Maximum power output from the Pro head is strong, at GN 64, with fast recycling of 1.6 seconds. This gives a battery life of 350 shots at full power with a single head. You can get more shots per charge by using the ‘eco’ mode, in which recycling from a full-power flash takes 3.2 seconds. A full recharge takes 90 minutes.



The best battery-powered option – and it also works on mains

Number of heads in kit: 2 | Power rating per head: 500Ws | Power range: 9 stops | Weight of head: 2.9kg | Cooling fan: Always on | Modelling lamp/s: 100W equivalent LED | Wireless RF trigger: No | Supplied stands: None | Supplied light modifier/s: None

Two battery-powered heads
Works on mains or battery
Glass dome protects flash tube 
Monobloc design means heads are heavy

Why have ‘either or’ when you can have both? There’s no beating this kit for versatility ridging the gap between location and studio flash, this Interfit kit runs on rechargeable Li-ion batteries, but comes complete with AC adaptors that can power the heads directly from the mains. You get a full complement of two flash heads, chargers, mains adaptors, cables and reflectors. It all comes in a high-quality backpack for lugging the kit around. And ‘lug’ is the word, because the full load is a weighty 13kg (although you could shed 3kg by leaving the two AC adaptors at home).

As with the other location kits on test, you need to buy stands separately. It’s also a no-brainer to buy the optional S1 Remote RF trigger (£80/$90), because this enables automatic TTL flash metering. Other advanced modes include HSS and rear-curtain fl ash. A rotary knob enables flash power adjustments in 1/10-stop increments over a huge range of nine f/stops. For mounting accessories, the heads have a standard Bowens S-type bayonet mount.

Maximum power output in our tests was a healthy GN 57, using a standard reflector, and shrank to a still respectable GN 40 in HSS mode. Recycle speeds between flashes are pretty quick throughout most of the power range, but stretch to a lengthy 3.1 seconds at the maximum power setting.



Number of heads in kit: 1 | Power rating per head: 500Ws | Power range: 8 stops | Weight of head: 2.1kg | Cooling fan: Auto-sensing | Modelling lamp/s: 35W equivalent LED | Wireless RF trigger: No | Supplied stands: None | Supplied light modifier/s: None

Excellent power range
Stands, trigger & modifiers are extra
Slow charging

Like the Elinchrom ELB 400, the Phottix kit uses a separate power pack and clip-on Li-ion battery, which connects to the flash head via a thick cable. However, apart from a switch for standard or fast recycling speeds, all controls are built into the flash head, more like the Interfit S1. The Phottix head is also about halfway between the Elinchrom and Interfit in weight, at 2.1kg. You can plug two flash heads into a single power pack, as with the Elinchrom. Here, though, you can set the power of each, rather than being limited to a 2:1 ratio. The overall power range equates to eight f/stops. High Speed Sync mode is available and you can also use auto TTL flash metering, if you buy the optional Phottix Odin II remote trigger for £160/$210.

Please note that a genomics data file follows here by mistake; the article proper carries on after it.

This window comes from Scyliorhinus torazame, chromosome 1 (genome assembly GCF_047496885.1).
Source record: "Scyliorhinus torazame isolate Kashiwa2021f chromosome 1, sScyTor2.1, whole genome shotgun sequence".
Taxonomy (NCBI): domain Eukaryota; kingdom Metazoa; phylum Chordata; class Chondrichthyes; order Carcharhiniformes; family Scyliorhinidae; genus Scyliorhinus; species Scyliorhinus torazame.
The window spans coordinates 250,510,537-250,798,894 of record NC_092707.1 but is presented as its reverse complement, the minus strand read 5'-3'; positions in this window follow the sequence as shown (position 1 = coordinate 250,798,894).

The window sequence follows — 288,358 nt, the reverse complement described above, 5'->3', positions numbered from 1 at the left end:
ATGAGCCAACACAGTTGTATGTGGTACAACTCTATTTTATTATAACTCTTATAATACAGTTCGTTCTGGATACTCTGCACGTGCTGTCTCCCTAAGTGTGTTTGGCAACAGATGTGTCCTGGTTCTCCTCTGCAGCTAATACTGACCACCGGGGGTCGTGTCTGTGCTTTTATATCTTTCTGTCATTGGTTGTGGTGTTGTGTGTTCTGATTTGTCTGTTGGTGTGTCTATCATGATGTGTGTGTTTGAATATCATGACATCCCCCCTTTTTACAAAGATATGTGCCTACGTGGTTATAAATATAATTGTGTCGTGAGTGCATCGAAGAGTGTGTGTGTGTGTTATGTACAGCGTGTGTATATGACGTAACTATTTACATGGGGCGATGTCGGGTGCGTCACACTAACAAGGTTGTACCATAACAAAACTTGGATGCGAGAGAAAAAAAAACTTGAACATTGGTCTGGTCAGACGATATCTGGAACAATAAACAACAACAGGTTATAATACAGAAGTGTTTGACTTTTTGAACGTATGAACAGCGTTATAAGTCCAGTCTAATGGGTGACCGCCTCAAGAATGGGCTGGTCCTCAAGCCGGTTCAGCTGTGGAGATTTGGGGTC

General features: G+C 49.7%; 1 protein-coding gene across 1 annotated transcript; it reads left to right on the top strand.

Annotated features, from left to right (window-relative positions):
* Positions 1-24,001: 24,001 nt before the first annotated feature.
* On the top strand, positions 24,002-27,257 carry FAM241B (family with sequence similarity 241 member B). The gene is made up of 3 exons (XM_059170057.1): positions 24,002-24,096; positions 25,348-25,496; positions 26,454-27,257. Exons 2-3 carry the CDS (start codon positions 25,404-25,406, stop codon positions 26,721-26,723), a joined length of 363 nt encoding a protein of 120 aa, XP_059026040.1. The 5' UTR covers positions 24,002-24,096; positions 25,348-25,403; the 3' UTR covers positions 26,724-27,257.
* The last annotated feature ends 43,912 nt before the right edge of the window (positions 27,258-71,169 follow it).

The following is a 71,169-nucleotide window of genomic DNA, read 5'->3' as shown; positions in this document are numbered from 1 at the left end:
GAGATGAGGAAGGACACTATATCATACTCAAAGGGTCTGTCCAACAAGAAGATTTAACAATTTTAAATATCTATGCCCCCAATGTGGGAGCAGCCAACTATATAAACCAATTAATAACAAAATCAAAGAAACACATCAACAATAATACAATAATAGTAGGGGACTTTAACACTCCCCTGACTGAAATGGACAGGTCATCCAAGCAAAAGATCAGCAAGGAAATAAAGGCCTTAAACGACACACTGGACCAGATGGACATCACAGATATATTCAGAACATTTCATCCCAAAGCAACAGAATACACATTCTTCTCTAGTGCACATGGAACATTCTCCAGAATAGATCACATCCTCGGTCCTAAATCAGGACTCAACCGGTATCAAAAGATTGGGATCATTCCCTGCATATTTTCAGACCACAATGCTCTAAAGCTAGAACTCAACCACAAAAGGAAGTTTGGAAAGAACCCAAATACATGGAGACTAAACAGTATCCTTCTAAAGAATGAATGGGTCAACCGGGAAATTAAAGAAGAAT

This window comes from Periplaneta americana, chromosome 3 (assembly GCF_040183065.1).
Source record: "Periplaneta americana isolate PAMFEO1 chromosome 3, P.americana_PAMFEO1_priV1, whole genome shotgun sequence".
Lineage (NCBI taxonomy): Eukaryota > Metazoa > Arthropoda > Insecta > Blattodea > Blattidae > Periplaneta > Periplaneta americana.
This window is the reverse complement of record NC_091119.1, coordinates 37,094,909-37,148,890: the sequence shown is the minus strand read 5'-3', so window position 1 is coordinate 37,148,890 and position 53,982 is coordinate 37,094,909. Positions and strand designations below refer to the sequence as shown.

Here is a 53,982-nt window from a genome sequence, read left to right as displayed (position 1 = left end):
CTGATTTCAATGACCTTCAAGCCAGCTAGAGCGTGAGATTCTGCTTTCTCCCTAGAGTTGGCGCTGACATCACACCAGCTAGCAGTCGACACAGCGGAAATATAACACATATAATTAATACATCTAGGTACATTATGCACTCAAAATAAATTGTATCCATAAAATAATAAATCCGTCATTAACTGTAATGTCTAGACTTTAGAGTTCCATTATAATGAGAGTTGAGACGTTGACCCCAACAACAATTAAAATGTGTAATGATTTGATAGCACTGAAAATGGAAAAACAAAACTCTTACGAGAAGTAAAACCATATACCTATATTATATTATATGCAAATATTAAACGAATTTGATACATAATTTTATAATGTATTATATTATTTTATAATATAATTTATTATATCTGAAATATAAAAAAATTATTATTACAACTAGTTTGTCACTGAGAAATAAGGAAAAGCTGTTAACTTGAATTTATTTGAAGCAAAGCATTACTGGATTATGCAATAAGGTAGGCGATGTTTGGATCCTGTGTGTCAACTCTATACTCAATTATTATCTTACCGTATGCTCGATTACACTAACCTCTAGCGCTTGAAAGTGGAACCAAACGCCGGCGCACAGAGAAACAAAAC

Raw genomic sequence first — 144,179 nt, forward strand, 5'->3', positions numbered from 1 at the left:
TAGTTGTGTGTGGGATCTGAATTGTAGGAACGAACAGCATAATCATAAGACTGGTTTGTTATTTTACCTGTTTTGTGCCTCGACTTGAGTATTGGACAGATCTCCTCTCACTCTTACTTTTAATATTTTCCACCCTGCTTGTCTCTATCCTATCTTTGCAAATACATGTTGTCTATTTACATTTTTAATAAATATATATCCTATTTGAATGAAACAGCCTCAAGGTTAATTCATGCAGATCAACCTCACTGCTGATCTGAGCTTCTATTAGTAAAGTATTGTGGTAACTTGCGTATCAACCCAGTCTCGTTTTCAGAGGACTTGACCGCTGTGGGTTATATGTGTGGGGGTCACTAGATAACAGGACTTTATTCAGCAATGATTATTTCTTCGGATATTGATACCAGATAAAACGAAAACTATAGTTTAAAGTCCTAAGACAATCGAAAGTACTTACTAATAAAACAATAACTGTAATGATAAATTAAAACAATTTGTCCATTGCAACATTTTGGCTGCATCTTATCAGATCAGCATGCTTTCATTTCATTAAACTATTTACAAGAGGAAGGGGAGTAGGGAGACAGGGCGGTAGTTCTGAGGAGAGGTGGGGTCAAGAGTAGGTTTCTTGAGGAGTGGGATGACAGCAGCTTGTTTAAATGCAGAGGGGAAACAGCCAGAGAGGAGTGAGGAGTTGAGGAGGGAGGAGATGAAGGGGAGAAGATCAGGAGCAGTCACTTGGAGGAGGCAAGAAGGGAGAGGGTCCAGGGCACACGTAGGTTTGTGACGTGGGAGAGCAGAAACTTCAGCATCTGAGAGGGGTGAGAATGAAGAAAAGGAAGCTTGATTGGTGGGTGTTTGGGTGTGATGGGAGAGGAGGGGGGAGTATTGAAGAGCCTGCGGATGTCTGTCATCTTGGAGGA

In our tests, the Phottix didn’t quite match the Interfit for maximum power, with a GN of 51, compared to 57. The drop in power when using HSS mode was also more noticeable, sinking to GN 22. Recycling through most of the power range is practically instantaneous, but slows to 4.8 seconds after a full-power flash. You can boost the speed to 2.7 seconds in fast mode, but the battery drains faster. Fully charging a drained battery is a lengthy process, taking up to five hours.

Profoto B1X To GoKit 500 AirTTL


Beautifully engineered, with a price to match

Number of heads in kit: 1 | Power rating per head: 500Ws | Power range: 9 stops | Weight of head: 3kg | Cooling fan: Auto-sensing | Modelling lamp/s: 200W equivalent LED | Wireless RF trigger: No | Supplied stands: None | Supplied light modifier/s: None

Beautiful design
Excellent build quality
Pricey once you add in cost of RF
Stands, trigger & modifiers are extra

There's not much to the Profoto kit. It comprises a single head, clip-on battery, mains charger and carrying bag. Even so, build quality is excellent throughout and it’s tremendously versatile, practically matching the Elinchrom ELB-400’s triple head options with a single head.

A Freeze mode delivers ultrashort flash durations for freezing action, HSS for use with fast shutter speeds, and rear-curtain sync. For auto TTL mode as well as HSS, you’ll need to splash out an extra £320/$420 on the Canon, Nikon, Olympus or Sony-dedicated Profoto Air Remote TTL remote.

Adjustable over a vast nine-stop range, power output only drops a little in HSS mode. In Freeze mode, the output power doesn’t drop but colour temperature is less accurate. The battery is good for 325 flashes, with a recharging time of 2.5 hours, or 90 minutes with the optional battery charger.